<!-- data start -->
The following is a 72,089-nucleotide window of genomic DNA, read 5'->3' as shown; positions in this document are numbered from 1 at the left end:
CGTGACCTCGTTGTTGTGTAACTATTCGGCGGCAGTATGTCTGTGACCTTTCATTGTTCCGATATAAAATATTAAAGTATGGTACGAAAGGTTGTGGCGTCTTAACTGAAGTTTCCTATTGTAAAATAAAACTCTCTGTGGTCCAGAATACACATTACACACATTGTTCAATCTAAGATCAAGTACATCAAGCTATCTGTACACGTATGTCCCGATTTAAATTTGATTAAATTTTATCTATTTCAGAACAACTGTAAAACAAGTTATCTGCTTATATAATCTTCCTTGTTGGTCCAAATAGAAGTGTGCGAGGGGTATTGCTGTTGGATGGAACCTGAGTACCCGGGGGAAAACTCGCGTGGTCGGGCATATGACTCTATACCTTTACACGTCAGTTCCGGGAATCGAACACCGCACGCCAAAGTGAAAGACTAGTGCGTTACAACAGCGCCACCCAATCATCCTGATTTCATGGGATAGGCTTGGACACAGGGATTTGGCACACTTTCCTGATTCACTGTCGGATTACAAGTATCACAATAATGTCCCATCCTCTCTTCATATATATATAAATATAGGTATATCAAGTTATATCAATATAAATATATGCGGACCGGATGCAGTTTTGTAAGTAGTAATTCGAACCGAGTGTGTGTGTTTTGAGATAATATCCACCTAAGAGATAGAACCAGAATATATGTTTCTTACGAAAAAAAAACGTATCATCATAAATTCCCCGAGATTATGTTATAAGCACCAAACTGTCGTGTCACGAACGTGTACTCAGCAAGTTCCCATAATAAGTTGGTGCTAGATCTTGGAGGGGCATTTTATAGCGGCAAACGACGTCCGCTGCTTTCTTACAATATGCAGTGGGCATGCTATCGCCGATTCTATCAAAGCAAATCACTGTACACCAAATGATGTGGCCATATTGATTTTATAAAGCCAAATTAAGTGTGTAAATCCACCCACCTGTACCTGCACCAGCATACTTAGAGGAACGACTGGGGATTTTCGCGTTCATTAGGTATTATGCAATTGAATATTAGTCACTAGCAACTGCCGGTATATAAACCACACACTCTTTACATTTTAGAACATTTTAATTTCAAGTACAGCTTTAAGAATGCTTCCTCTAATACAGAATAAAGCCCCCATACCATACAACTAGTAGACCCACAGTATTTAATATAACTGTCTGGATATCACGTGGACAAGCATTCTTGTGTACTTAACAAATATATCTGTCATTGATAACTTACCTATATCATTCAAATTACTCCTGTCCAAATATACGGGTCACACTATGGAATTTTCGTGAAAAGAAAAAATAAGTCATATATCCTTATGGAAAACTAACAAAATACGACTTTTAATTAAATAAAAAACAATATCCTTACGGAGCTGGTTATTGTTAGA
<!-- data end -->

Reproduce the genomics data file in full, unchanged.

The following is a 72,089-nucleotide window of genomic DNA, read 5'->3' as shown; positions in this document are numbered from 1 at the left end:
CGTGACCTCGTTGTTGTGTAACTATTCGGCGGCAGTATGTCTGTGACCTTTCATTGTTCCGATATAAAATATTAAAGTATGGTACGAAAGGTTGTGGCGTCTTAACTGAAGTTTCCTATTGTAAAATAAAACTCTCTGTGGTCCAGAATACACATTACACACATTGTTCAATCTAAGATCAAGTACATCAAGCTATCTGTACACGTATGTCCCGATTTAAATTTGATTAAATTTTATCTATTTCAGAACAACTGTAAAACAAGTTATCTGCTTATATAATCTTCCTTGTTGGTCCAAATAGAAGTGTGCGAGGGGTATTGCTGTTGGATGGAACCTGAGTACCCGGGGGAAAACTCGCGTGGTCGGGCATATGACTCTATACCTTTACACGTCAGTTCCGGGAATCGAACACCGCACGCCAAAGTGAAAGACTAGTGCGTTACAACAGCGCCACCCAATCATCCTGATTTCATGGGATAGGCTTGGACACAGGGATTTGGCACACTTTCCTGATTCACTGTCGGATTACAAGTATCACAATAATGTCCCATCCTCTCTTCATATATATATAAATATAGGTATATCAAGTTATATCAATATAAATATATGCGGACCGGATGCAGTTTTGTAAGTAGTAATTCGAACCGAGTGTGTGTGTTTTGAGATAATATCCACCTAAGAGATAGAACCAGAATATATGTTTCTTACGAAAAAAAAACGTATCATCATAAATTCCCCGAGATTATGTTATAAGCACCAAACTGTCGTGTCACGAACGTGTACTCAGCAAGTTCCCATAATAAGTTGGTGCTAGATCTTGGAGGGGCATTTTATAGCGGCAAACGACGTCCGCTGCTTTCTTACAATATGCAGTGGGCATGCTATCGCCGATTCTATCAAAGCAAATCACTGTACACCAAATGATGTGGCCATATTGATTTTATAAAGCCAAATTAAGTGTGTAAATCCACCCACCTGTACCTGCACCAGCATACTTAGAGGAACGACTGGGGATTTTCGCGTTCATTAGGTATTATGCAATTGAATATTAGTCACTAGCAACTGCCGGTATATAAACCACACACTCTTTACATTTTAGAACATTTTAATTTCAAGTACAGCTTTAAGAATGCTTCCTCTAATACAGAATAAAGCCCCCATACCATACAACTAGTAGACCCACAGTATTTAATATAACTGTCTGGATATCACGTGGACAAGCATTCTTGTGTACTTAACAAATATATCTGTCATTGATAACTTACCTATATCATTCAAATTACTCCTGTCCAAATATACGGGTCACACTATGGAATTTTCGTGAAAAGAAAAAATAAGTCATATATCCTTATGGAAAACTAACAAAATACGACTTTTAATTAAATAAAAAACAATATCCTTACGGAGCTGGTTATTGTTAGA